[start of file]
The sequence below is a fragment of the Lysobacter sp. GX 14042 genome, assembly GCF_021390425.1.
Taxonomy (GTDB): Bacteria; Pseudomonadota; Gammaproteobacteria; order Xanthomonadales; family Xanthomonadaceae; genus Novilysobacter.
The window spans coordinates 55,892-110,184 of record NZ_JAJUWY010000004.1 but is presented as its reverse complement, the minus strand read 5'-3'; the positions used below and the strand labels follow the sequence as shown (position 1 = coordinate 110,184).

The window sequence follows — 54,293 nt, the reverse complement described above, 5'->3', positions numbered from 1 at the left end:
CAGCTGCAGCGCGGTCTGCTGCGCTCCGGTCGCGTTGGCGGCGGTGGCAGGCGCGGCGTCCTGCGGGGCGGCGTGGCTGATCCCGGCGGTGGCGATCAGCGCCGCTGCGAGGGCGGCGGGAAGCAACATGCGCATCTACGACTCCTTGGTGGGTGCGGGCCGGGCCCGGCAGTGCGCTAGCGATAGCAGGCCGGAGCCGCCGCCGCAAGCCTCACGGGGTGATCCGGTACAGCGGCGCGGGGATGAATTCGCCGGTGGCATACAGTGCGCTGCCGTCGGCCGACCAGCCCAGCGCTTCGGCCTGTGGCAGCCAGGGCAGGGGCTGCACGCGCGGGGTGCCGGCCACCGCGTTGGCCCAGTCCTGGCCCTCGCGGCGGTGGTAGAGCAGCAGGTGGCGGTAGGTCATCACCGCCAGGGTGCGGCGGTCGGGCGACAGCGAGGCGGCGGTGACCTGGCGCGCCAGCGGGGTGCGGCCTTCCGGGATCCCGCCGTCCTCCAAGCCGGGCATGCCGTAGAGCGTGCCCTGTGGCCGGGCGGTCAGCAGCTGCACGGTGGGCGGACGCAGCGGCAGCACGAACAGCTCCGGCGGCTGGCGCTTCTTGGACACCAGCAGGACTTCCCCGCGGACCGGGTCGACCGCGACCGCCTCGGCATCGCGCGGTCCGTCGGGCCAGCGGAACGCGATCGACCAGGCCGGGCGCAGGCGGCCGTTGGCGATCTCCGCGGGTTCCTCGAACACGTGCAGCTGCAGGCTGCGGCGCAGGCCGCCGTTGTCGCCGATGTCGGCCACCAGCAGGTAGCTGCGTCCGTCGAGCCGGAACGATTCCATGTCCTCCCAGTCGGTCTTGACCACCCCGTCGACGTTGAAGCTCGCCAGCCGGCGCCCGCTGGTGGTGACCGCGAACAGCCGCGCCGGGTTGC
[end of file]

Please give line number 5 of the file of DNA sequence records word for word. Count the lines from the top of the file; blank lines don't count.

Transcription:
CAGCTGCAGCGCGGTCTGCTGCGCTCCGGTCGCGTTGGCGGCGGTGGCAGGCGCGGCGTCCTGCGGGGCGGCGTGGCTGATCCCGGCGGTGGCGATCAGCGCCGCTGCGAGGGCGGCGGGAAGCAACATGCGCATCTACGACTCCTTGGTGGGTGCGGGCCGGGCCCGGCAGTGCGCTAGCGATAGCAGGCCGGAGCCGCCGCCGCAAGCCTCACGGGGTGATCCGGTACAGCGGCGCGGGGATGAATTCGCCGGTGGCATACAGTGCGCTGCCGTCGGCCGACCAGCCCAGCGCTTCGGCCTGTGGCAGCCAGGGCAGGGGCTGCACGCGCGGGGTGCCGGCCACCGCGTTGGCCCAGTCCTGGCCCTCGCGGCGGTGGTAGAGCAGCAGGTGGCGGTAGGTCATCACCGCCAGGGTGCGGCGGTCGGGCGACAGCGAGGCGGCGGTGACCTGGCGCGCCAGCGGGGTGCGGCCTTCCGGGATCCCGCCGTCCTCCAAGCCGGGCATGCCGTAGAGCGTGCCCTGTGGCCGGGCGGTCAGCAGCTGCACGGTGGGCGGACGCAGCGGCAGCACGAACAGCTCCGGCGGCTGGCGCTTCTTGGACACCAGCAGGACTTCCCCGCGGACCGGGTCGACCGCGACCGCCTCGGCATCGCGCGGTCCGTCGGGCCAGCGGAACGCGATCGACCAGGCCGGGCGCAGGCGGCCGTTGGCGATCTCCGCGGGTTCCTCGAACACGTGCAGCTGCAGGCTGCGGCGCAGGCCGCCGTTGTCGCCGATGTCGGCCACCAGCAGGTAGCTGCGTCCGTCGAGCCGGAACGATTCCATGTCCTCCCAGTCGGTCTTGACCACCCCGTCGACGTTGAAGCTCGCCAGCCGGCGCCCGCTGGTGGTGACCGCGAACAGCCGCGCCGGGTTGC